Salient: Victoria University Students' Paper. Vol. 27, No. 8. 1964.
Letters to the Editor
Letters to the Editor
Sir,—The issues at stake in S. Vietnam are not so clear-cut as some (Mr. Holyoake included) would like us to believe.
Numerous observers there have remarked on the wide support given the anti-government forces by rural Vietnamese. Without this support it would be impossible for the Viet Cong to maintain its grip on the greater part of the South. Military aid is coming from the Communist North, but compared with the two thousand million dollars poured in by the USA over the last 10 years it-would be of the order of only a fraction of a cent for each dollar of American aid.
New York Herald Tribune (Apr. 9. 1963) reports: "The Viet Cong regular forces of about 25.000 and their regional troops of about 50,000 are recruited almost entirely from the villages of S. Vietnam. Some of the leaders have been trained in the North, but they number less than one per cent of the whole. The 'regionals' carry weapons dating from the French war in Indo-China, while the regulars are equipped with captured American arms. In short, the war in S. Vietnam is homegrown."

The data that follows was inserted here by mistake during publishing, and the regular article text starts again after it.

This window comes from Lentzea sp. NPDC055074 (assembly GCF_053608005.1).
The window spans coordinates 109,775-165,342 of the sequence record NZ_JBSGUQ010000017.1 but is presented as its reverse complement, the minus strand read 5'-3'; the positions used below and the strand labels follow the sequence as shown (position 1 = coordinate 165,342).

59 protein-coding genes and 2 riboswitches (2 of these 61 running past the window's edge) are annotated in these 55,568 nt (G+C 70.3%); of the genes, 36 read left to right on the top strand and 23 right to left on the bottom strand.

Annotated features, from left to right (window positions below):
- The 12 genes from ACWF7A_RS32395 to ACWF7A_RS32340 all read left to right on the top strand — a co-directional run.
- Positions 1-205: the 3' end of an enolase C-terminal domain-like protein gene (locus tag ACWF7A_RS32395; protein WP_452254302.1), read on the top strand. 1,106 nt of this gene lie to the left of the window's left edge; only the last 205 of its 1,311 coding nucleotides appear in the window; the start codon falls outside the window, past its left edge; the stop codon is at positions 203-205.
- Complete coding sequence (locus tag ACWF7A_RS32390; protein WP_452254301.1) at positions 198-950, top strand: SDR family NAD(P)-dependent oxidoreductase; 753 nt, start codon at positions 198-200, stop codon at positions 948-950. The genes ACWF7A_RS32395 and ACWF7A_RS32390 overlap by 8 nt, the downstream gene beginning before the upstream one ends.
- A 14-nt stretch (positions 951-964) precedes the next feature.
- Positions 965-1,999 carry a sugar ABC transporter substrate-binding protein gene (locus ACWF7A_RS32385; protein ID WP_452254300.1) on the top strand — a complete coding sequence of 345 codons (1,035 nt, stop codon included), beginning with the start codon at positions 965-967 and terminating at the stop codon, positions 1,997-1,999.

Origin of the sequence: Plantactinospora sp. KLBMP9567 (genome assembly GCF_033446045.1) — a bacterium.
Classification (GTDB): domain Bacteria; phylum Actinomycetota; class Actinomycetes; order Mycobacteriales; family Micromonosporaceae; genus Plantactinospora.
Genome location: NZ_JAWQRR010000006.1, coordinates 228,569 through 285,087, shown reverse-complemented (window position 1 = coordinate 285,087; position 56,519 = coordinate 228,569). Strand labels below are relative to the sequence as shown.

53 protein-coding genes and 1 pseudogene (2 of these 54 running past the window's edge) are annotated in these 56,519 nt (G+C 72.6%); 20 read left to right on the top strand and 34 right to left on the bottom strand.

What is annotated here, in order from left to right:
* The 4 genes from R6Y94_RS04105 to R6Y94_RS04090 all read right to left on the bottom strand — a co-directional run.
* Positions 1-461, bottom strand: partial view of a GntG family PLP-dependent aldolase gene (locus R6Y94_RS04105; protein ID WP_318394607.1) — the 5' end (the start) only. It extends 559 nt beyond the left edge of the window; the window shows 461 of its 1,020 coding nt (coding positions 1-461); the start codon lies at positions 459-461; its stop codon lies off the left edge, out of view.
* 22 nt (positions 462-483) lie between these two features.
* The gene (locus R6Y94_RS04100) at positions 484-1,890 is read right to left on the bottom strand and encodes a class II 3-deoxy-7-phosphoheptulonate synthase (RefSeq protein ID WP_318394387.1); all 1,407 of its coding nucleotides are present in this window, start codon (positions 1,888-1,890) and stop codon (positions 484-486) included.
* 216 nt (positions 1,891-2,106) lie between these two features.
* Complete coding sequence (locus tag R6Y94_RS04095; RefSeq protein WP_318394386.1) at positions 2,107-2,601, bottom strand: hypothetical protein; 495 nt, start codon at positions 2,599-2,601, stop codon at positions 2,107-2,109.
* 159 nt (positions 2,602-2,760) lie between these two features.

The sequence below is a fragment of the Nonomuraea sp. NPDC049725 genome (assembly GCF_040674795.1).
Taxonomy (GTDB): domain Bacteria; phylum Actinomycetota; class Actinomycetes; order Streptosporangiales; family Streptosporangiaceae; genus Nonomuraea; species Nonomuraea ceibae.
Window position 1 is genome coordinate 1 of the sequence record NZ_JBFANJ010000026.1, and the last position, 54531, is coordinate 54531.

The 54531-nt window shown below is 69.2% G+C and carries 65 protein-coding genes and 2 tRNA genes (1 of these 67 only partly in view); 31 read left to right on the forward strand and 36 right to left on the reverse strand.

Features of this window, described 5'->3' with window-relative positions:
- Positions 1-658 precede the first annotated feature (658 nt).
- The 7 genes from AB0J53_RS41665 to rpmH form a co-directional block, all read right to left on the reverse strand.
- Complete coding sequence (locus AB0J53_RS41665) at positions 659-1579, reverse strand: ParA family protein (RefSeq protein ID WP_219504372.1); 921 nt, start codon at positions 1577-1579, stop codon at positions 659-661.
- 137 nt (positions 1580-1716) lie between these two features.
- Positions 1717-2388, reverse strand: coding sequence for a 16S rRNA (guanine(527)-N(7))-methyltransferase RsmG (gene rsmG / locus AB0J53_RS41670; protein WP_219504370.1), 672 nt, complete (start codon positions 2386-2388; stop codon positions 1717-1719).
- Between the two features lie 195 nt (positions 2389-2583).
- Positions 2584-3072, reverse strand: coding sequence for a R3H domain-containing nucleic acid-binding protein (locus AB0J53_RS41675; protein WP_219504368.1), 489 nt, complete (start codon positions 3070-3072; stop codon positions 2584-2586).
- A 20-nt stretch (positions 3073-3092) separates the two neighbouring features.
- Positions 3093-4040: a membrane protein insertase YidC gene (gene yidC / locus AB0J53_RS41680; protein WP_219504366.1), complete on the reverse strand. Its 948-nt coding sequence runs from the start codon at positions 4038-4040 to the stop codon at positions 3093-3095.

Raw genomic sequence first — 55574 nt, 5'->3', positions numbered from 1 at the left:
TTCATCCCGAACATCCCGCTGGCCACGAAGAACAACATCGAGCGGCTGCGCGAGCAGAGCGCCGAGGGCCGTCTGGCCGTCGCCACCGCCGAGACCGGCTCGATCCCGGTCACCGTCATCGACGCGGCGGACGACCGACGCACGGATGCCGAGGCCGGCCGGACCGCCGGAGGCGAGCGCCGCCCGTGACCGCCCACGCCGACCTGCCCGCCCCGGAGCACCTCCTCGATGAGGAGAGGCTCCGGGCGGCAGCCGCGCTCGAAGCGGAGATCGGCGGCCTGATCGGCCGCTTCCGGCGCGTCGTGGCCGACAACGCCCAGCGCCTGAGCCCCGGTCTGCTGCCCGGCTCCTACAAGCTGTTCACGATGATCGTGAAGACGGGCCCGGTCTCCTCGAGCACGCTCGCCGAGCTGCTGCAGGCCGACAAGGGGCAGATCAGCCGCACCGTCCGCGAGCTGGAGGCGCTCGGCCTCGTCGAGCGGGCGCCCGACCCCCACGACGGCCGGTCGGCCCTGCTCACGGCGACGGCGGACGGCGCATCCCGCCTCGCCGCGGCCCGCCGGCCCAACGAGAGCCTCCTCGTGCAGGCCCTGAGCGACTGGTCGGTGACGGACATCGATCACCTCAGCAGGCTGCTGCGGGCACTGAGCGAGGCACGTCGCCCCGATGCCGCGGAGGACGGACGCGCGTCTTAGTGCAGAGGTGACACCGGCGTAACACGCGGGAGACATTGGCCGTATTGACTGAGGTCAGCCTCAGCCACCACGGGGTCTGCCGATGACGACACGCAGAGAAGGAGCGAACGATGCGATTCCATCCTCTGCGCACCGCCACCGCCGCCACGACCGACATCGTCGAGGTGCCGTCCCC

The methods used by the S. Vietnam American sponsored army against the Viet Cong and those suspected of anti-government tendencies, caused Bertrand Russell to label this war an atrocity. The depths to which USA foreign policy is capable of descending could not be much lower than at present. Americans now feel able to condone barbarities and Inhumanities that rival the worst efforts of the Japanese in S.E. Asia. Napalm jelly gasoline is used against whole villages without warning; USA planes bomb villages suspected of harbouring Viet Cong guerillas: unwanted prisoners are massacred and those retained are tortured during interrogation. The war has been prosecuted in a way that has served only to alienate peasant loyalties.